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By now most Mainers are focused on Thanksgiving, Black Friday and other peripheral matters, but the state’s avid hunters won’t be worried about such things until the firearms deer season ends Saturday. There are any number of reasons why hunters have had to take it down to the wire, but this is the week that’s do-or-die for anyone who wants to put some sweet, lean venison in the freezer.
Conditions this week are at once miserable and yet perfect for deer hunting. If it’s going to be cold and frosty in the mornings this is the week for it, and if there is going to be early snow this is the week to expect it. Cold weather seems to make deer move more often, which is good for hunters, and with snow on the ground it’s an easy matter to see where the deer have been, how big they are and where they are most abundant. It is always amazing to me to see how many deer tracks show up in the snow, particularly in areas where I would have sworn there were no deer a week ago. Always alert, elusive and evasive, deer know how to avoid hunters, especially in balmy weather on bare ground. The cold and snow gives hunters a slight advantage, but sometimes that’s all the advantage a persistent hunter needs.
Another good thing about hunting Thanksgiving week is that many sportsman routinely take the week off from work, or at least take advantage of the long weekend, which means there will be more hunters in the woods. This causes the deer to move around more often, and with all that traffic something good is bound to happen. My records show that over half the deer I’ve killed in Maine were taken during this final week of the season and most of them came to me as a result of other hunters moving or shooting at them over some distant knoll. It makes sense, then, for hunters to be on high alert if they hear noise or shooting nearby – a deer may come by at any time as it works to avoid other hunters, providing an easy opportunity for the one hunter the animal did not expect to bump into.
Of course, this is not the week to pin all your hopes on a random encounter with a fleeing whitetail. The cold and snow also make deer spend more time moving about and feeding. This is the time when whitetails will be spending more time gleaning all those acorns that littered the ground in recent weeks. I’m not sure why they find them so appealing now but there’s no question that they are increasingly fond of them as other food sources dwindle. Last season, for example, I found huge areas that were dug up by deer seeking acorns under the frozen leaves, and ended up filling my tag in just such an area. If you know where acorns are abundant spend some time looking for signs of deer feeding on them. When you find a resource that shows considerable deer activity it only makes sense to spend more time in those areas especially at dawn and dusk.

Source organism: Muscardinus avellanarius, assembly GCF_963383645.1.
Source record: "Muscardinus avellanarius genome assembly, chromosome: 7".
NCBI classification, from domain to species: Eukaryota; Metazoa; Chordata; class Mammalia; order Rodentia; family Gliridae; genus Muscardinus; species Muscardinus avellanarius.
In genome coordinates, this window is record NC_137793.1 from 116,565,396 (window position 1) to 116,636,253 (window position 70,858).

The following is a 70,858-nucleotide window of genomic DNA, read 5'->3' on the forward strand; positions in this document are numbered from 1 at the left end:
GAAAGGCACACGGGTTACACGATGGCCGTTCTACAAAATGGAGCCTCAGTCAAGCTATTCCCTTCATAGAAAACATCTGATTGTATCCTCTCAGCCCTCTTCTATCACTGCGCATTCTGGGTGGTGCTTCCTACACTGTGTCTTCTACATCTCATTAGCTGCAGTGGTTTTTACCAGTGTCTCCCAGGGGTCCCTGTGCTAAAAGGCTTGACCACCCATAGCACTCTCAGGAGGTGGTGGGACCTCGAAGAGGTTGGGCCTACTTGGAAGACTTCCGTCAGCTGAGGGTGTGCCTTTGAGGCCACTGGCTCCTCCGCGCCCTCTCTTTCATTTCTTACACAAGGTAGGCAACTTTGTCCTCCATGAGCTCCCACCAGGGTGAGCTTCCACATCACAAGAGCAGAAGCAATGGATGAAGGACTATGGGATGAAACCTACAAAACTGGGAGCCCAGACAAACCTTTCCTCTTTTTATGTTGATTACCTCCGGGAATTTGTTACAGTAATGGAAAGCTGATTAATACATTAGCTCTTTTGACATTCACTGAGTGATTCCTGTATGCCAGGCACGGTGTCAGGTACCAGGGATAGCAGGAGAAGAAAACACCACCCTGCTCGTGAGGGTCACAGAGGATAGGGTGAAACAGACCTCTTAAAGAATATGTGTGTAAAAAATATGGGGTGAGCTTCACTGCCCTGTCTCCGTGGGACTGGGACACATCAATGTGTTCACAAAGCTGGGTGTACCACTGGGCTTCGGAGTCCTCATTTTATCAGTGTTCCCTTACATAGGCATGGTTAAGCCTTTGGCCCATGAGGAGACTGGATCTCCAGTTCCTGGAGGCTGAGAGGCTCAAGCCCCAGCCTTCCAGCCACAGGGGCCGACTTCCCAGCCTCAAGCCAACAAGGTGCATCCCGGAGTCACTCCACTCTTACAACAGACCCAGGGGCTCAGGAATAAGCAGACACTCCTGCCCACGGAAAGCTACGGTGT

For the most part the rut is over or winding down and bucks will be less adventurous. They will, however, be found with does and fawns during the late season, perhaps more for safety purposes than anything else. For this reason I’ll let does and young deer walk by in hopes that they are accompanied by a slow-moving buck. That’s not always the case but it is worth waiting a few extra seconds to see if a nice buck is lagging behind. If not, a healthy doe tastes just as good on the grill!
The one key to success that all hunters share is time spent in the woods. Considering that the days are at their shortest now (only 10 hours of daylight), temperatures are lower, the real possibility of snow and increased hunter activity it only makes sense to get out there and stay put for as long as possible.
There may be areas that are best in the morning, such as feeding areas and travel routes, while other areas, such as thick, green bedding areas, are best in the evening. This gives the hunter a chance to move around a bit, spending the morning in one area and then moving to denser cover in the evening in hopes of catching deer coming out of their bedding areas to feed. The trick is to stay in the woods as long as possible and spend that time in areas where deer are most likely to be.
It can be difficult to sit still for hours on end when it is cold, windy and threatening bad weather, but if the deer can do it so can we. I pack extra food and water, hand warmers and extra socks and make sure I have my gloves, face mask and warm knitted hat (orange, of course) for long stays in the woods. To increase your odds for success it’s important to spend maximum time on stand, so plan ahead, pack the necessities and don’t allow yourself to become bored or disinterested. Remind yourself that there are deer all around you and convince yourself that they will begin moving any time. Any encounter with a deer is over with in mere seconds but you want to be there when it happens. More deer survive because hunters get cold, bored or discouraged and go home. Be prepared, be ready and be persistent.
It may also be a good idea to sight in your rifle again one last time especially if you have carried it all season but haven’t fired it. Make sure it is dead-on and fully functional. We’re down to the wire now with only a few days left to fill our tags. Eliminate any and all possible glitches because it’s a long wait till next season!

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